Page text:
The Arctic conditions this winter helped. Rude Health porridge sales were up 81% during this period, claims managing director Nick Barnard, and in December Quaker reported the biggest sales uplift in the company's 100-year history.

Quaker's quick-cook Oatso Simple is the market-leading porridge brand by value, with sales up 23.6% in value over the past year [SymphonyIRI]. To build on this, Quaker is adding Honey & Almond flavour and a limited-edition Winter Pudding line. Its Sweet Cinnamon flavour, which was introduced last year, generated 40% incremental sales, says Quaker general manager David Murray.

The consensus is that the porridge category is in such rude health that it has nothing to fear from other types of cereal even if the latter can now be advertised to kids. As Quaker points out, it has its own product specifically aimed at children. Last August, it launched Paw Ridge, a quick-cook porridge designed to appeal to children. It has generated £1.6m in sales since launch [SymphonyIRI].

Convenience remains a key selling point. In October, Jordans launched Quick and Creamy porridge, which cooks in three minutes. Mornflake has also been getting in on the quick-cook act, and sales of its Superfast Oats have grown 19.8% to £2.3m over the past year [SymphonyIRI]. In September it will be raising money for Breast Cancer Care, selling pink packets of Instant Porridge Oats with added Oatbran (rsp: £1.99). This, together with a new Mornflake Swiss-style muesli with apple, is expected to appeal to women over 35 who are more concerned about health benefits.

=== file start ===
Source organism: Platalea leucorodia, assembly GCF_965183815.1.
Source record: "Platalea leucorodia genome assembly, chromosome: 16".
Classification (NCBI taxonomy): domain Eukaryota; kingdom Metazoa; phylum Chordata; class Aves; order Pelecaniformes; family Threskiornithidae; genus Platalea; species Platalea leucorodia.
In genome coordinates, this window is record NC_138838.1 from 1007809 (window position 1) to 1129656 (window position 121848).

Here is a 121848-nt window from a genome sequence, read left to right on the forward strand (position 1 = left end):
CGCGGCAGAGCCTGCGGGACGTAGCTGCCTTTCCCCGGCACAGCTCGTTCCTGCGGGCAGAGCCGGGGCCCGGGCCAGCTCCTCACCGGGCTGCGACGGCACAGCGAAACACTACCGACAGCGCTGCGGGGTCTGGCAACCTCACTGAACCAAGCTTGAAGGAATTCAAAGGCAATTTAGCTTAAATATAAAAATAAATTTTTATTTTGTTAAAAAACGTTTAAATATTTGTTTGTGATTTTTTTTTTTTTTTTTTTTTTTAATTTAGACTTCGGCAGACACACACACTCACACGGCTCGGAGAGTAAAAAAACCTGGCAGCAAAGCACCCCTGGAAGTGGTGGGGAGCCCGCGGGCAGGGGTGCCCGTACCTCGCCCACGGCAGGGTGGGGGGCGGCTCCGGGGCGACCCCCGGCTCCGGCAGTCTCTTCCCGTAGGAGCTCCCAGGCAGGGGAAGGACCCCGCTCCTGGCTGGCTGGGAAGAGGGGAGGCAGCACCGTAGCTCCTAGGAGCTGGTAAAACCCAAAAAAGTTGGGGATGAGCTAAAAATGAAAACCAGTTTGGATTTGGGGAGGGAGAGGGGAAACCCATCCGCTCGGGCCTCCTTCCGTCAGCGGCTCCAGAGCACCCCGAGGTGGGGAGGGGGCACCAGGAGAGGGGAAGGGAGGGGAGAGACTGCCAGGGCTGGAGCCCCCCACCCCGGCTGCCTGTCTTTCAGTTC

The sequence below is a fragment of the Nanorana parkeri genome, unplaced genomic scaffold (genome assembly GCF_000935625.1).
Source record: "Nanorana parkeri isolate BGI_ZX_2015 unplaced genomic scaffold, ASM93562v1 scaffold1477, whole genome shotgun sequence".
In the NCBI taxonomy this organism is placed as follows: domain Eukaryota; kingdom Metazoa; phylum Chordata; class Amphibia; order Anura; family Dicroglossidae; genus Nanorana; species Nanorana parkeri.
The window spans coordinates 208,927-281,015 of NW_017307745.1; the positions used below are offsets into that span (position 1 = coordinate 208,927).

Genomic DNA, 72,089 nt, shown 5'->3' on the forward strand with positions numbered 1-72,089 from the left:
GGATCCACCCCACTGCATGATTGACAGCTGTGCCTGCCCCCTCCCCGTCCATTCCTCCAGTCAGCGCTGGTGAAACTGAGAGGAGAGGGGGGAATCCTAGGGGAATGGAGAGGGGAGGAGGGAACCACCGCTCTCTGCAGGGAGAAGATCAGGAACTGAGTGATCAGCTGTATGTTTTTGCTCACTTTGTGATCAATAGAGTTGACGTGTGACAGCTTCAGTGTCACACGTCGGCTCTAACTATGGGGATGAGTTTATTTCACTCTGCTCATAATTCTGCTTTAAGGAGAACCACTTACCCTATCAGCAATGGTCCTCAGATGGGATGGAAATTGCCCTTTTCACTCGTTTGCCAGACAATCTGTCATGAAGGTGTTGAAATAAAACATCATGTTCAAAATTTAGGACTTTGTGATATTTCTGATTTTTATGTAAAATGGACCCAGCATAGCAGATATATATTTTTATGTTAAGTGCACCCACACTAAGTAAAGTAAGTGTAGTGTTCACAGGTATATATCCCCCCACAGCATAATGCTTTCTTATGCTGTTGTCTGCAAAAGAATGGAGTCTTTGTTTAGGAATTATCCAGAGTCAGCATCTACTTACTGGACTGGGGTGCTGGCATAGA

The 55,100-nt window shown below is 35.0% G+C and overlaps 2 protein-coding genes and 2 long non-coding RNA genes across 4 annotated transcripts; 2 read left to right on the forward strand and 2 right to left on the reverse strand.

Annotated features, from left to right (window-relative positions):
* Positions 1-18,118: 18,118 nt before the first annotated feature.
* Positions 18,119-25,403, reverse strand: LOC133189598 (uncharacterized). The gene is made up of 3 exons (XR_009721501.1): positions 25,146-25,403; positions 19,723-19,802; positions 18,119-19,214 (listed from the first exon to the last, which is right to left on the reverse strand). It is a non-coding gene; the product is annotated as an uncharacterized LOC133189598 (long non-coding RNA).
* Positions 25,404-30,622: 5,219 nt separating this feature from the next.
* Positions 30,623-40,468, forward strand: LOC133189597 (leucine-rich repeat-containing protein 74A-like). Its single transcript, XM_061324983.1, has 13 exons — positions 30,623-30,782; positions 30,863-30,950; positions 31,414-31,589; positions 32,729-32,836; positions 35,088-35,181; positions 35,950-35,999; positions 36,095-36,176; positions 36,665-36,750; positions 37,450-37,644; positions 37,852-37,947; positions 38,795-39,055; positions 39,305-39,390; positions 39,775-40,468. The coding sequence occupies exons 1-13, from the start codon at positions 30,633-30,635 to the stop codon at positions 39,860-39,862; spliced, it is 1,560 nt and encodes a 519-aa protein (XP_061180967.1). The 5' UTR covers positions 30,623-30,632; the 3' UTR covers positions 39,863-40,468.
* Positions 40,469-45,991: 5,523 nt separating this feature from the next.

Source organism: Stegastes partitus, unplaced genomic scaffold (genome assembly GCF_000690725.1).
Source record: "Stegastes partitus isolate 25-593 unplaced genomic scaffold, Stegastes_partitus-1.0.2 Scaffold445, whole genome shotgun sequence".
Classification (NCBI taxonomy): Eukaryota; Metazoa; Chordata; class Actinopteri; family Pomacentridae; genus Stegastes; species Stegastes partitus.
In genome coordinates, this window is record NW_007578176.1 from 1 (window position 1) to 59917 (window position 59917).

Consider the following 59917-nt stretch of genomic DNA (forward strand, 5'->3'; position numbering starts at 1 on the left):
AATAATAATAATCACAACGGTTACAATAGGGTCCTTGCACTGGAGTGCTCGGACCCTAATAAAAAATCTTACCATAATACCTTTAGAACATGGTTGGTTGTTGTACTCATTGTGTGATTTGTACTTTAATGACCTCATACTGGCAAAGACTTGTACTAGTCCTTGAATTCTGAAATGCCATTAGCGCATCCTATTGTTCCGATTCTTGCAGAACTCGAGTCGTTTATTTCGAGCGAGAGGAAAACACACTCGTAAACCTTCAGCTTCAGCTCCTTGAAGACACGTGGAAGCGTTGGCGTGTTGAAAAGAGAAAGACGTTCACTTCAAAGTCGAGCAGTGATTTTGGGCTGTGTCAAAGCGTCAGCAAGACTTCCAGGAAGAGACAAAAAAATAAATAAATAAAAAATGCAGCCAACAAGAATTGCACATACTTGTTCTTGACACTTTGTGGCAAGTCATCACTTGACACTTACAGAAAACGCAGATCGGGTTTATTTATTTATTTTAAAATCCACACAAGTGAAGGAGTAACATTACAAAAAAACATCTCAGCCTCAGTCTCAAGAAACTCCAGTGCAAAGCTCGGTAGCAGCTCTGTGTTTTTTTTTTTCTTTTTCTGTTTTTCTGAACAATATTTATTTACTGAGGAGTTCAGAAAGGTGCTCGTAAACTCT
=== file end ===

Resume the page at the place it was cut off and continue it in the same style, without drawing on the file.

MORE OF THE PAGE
Curiously, Quaker's Chunky Traditional porridge, which takes five times as long to cook, remains one of its bestselling SKUs, reflecting loyalty to everyday favourites among breakfast buyers and oats' supremely healthy reputation, which has allowed them to expand sales outside of the winter months. "The hots segment has continued to drive category growth outside of the traditional season," says Quaker's Murray. "Although seen as a winter warmer, porridge is a popular breakfast all year round because of its health ­credentials."

While NPD has helped the porridge category maintain momentum, it's given cereal bars a new dawn rising. The past year has seen the launch of a savoury Marmite bar, Monster Puffs bar and McVitie's Medley range of Hobnob and Digestive-based bars, which appeared on-shelf in June.